Seminar: Understanding the physiology of growth in the context of water availability


Forests are predicted to face future environmental conditions that have no analogy in the recent past. As global water limitation intensifies, there is an urgent need for a comprehensive understanding of tree species-specific water-use strategies regulated by stomata and their impact on growth. Existing stomatal control models emphasize the significance of hydraulic safety in delineating water-use regulation boundaries in trees during drought. In this presentation, I share data suggesting that the mechanisms governing stomatal regulation in temperate trees are more intricate and extend beyond prioritizing hydraulic safety alone. The data were collected at the Swiss Canopy Crane II site near Basel, Switzerland (visit:, where the University of Basel conducts unique experiments on approximately 30-meter-tall individuals representing nine temperate European tree species. Moreover, since 2023, our Physiological Plant Ecology group has initiated one of the larger rain exclusion experiments in Europe, investigating tree physiological responses and acclimation. During my talk, I will present some of our preliminary findings, offering insights into the multifaceted nature of stomatal regulation in response to drought conditions and its relevance for tree growth.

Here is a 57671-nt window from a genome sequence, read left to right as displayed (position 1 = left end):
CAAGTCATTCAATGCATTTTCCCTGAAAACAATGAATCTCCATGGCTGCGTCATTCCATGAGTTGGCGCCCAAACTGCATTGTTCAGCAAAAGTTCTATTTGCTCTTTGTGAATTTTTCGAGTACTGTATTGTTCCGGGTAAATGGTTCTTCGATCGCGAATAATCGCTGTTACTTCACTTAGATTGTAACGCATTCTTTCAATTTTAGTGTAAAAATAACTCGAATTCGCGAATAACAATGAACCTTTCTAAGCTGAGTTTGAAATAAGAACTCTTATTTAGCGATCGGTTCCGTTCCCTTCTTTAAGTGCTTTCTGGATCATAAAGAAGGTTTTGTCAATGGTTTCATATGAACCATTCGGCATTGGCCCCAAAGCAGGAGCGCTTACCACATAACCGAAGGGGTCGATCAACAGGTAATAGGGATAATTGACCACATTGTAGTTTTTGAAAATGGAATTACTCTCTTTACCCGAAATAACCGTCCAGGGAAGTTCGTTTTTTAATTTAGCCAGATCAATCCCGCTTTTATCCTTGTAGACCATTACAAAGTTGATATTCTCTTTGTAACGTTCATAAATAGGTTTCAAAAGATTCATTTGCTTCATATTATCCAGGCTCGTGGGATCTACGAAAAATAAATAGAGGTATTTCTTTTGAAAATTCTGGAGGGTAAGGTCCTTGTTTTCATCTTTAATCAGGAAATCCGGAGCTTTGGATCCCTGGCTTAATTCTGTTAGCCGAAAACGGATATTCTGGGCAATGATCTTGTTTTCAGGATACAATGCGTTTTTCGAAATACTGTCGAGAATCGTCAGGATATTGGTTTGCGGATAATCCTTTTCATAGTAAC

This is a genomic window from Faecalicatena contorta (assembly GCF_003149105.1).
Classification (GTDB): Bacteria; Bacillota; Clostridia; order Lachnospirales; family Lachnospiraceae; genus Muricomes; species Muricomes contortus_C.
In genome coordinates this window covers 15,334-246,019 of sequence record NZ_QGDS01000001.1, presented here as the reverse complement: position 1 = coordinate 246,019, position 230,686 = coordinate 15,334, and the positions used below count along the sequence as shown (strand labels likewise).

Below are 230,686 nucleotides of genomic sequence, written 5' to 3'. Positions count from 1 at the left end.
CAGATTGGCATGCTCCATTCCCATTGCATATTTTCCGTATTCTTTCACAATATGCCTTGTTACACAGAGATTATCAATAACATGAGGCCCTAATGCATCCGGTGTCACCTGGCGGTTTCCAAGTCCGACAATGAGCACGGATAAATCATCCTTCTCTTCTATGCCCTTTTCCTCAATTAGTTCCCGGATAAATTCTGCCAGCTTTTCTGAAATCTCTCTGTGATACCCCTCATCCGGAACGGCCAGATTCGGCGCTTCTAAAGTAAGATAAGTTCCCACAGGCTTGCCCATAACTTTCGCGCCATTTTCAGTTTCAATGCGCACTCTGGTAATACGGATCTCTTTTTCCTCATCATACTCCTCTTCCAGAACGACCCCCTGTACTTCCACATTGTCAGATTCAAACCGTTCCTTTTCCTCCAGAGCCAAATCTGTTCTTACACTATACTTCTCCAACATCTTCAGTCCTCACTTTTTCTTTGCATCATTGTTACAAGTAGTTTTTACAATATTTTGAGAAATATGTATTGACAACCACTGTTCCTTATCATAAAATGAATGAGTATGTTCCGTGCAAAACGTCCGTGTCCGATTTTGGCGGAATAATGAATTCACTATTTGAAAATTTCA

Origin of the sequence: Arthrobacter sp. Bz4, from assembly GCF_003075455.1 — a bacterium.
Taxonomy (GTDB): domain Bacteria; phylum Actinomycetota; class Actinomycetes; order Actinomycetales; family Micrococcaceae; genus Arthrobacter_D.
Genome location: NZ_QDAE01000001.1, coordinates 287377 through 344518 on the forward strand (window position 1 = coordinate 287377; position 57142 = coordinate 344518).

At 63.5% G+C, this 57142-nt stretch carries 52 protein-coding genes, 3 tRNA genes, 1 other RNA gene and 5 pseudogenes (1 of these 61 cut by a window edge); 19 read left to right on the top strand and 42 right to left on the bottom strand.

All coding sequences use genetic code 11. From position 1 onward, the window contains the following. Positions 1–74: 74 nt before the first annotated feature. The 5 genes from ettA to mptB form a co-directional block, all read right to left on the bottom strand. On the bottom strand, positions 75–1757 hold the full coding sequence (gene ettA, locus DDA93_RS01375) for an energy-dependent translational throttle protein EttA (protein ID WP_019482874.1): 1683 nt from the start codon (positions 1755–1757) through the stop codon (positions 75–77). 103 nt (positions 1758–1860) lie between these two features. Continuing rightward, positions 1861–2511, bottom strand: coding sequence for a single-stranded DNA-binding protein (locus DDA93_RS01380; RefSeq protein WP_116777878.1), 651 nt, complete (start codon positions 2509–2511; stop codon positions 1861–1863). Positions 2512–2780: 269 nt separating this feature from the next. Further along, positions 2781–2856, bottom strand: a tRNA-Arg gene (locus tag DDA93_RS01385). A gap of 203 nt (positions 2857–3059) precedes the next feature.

Key words: European forests, manipulative experiments, rain exclusion, drought acclimation potential, whole-tree water relations, dendrometers

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3 p.m. Dec. 6, 2023